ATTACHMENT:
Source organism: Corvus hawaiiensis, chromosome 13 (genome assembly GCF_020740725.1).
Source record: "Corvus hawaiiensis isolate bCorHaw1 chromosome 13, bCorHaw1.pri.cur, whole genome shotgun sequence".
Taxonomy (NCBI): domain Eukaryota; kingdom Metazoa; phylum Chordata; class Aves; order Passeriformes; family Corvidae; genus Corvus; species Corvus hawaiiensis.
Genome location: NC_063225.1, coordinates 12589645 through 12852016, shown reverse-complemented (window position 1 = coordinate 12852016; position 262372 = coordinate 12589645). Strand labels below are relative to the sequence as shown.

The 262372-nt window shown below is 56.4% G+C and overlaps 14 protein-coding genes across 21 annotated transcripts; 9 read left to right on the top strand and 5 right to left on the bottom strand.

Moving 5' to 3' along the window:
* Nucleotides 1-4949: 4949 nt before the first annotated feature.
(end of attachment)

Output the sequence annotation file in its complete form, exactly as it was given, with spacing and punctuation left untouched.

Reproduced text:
Source organism: Corvus hawaiiensis, chromosome 13 (genome assembly GCF_020740725.1).
Source record: "Corvus hawaiiensis isolate bCorHaw1 chromosome 13, bCorHaw1.pri.cur, whole genome shotgun sequence".
Taxonomy (NCBI): domain Eukaryota; kingdom Metazoa; phylum Chordata; class Aves; order Passeriformes; family Corvidae; genus Corvus; species Corvus hawaiiensis.
Genome location: NC_063225.1, coordinates 12589645 through 12852016, shown reverse-complemented (window position 1 = coordinate 12852016; position 262372 = coordinate 12589645). Strand labels below are relative to the sequence as shown.

The 262372-nt window shown below is 56.4% G+C and overlaps 14 protein-coding genes across 21 annotated transcripts; 9 read left to right on the top strand and 5 right to left on the bottom strand.

Moving 5' to 3' along the window:
* Nucleotides 1-4949: 4949 nt before the first annotated feature.